25th anniversary of Leo Frade's consecration

Trinity Cathedral, Miami
January 25, 2009

Well, it's been quite a week, hasn't it? I didn't get to go to Washington for the inauguration, but I was there for the prayer service the next day. The prayers of this last week reached out to and included almost everyone. I found it amusing that lots of people found something to be irritated about in those prayers. Back in December, one of the heads of another denomination ranted and raved when he heard that Rick Warren was going to give the invocation at the inaugural. Others got really angry when they heard that the Bishop of New Hampshire was going to pray at the concert last Sunday. Still others were annoyed about the inclusion of Jews, not to mention a Hindu woman and the woman who is head of the North American Islamic Society. Above all, if we really heard all those prayers, they were a good reminder that none of us is the whole, and that the prayers aren't directed at us, anyway. It's sort of like the story about the child saying his prayers at bedtime, and the father leans over and says, 'I can't hear you. And the kid's response comes back, 'not talking to you.

But even the griping about who prayed hasn't been able to dampen the spirit this week. The yearnings and hopes of the world have been set front and center. After the prayer service at the National Cathedral on Wednesday, I met a group of Africans, people who had come from Togo, the Ivory Coast, and Cameroon, French speakers whose English was far more adept than my French. They were Anglicans, and they wanted a prayer and blessing before they went home. They said that they'd saved up their money for months, hoping that Obama would be elected, and that they could come to the U.S. to be part of this. They stayed less than two days and then flew home again.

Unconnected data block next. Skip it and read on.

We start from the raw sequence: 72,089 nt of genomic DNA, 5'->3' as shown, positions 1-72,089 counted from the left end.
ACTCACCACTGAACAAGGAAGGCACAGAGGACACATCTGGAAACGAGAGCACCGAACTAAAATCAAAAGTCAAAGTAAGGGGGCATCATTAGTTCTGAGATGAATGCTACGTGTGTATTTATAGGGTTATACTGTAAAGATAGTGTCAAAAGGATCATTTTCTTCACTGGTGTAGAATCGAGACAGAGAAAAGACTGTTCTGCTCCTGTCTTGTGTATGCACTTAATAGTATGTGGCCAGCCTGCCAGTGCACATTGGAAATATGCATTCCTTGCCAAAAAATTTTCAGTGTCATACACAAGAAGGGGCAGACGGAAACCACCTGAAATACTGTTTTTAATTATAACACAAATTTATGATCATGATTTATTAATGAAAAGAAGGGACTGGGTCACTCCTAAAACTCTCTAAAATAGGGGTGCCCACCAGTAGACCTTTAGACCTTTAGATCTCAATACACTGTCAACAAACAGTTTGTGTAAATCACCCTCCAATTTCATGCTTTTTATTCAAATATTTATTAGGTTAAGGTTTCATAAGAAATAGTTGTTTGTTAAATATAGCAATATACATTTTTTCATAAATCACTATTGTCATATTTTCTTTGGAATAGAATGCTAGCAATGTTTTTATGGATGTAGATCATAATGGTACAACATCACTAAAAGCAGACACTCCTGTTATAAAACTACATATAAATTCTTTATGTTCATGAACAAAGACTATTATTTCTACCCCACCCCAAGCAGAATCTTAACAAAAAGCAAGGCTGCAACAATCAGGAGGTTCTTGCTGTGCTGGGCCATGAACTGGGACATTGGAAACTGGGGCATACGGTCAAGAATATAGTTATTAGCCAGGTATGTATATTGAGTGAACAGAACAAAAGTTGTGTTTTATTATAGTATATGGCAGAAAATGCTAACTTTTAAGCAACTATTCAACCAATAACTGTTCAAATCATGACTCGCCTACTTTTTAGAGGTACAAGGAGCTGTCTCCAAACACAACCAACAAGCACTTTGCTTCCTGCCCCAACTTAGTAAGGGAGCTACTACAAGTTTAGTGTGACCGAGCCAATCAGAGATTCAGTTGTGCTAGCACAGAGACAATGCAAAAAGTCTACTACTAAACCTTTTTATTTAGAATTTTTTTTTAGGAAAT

As I traveled to Washington on Tuesday and away on Wednesday, everyone in the streets and on the train wanted to share the excitement and their hope for a new world. In some deep sense, this nation and the world have had a Damascus Road experience. Our blindness to our common humanity has been at least temporarily healed, we've remembered the ancient hope for a future where there is a place for everyone, especially those who have not historically had a place at the front and in the center.

Paul's own conversion, being knocked off his high horse and discovering his own blindness, was to a broader and more inclusive vision of who is welcome at God's table. He discovered that this scandalous rabbi who ate with anybody was even interested in his enemy, Saul the Pharisee. As Paul began to discover how well he was loved, he also began to hear what Jesus had told the disciples, 'I am sending you out like sheep into the midst of wolves, so be wise as serpents and innocent as doves.

Jesus didn't mean either 'bite your enemies or 'roll over and play dead. He did mean that when you know that you are God's best-beloved, then you can deal with wolves while you search for sheep. The words that are translated wise as serpents and innocent as doves actually mean something much deeper. To be wise as a serpent can indeed mean crafty or cunning, but it more likely means bold or gutsy. If we remember that perfect love casts out fear, that's a hint about where Jesus is going ' be unafraid, courageous, bold. And to be innocent as a dove doesn't mean being naïve or witless ' it means single-minded, like a robin going after the first worm in a freshly dampened lawn.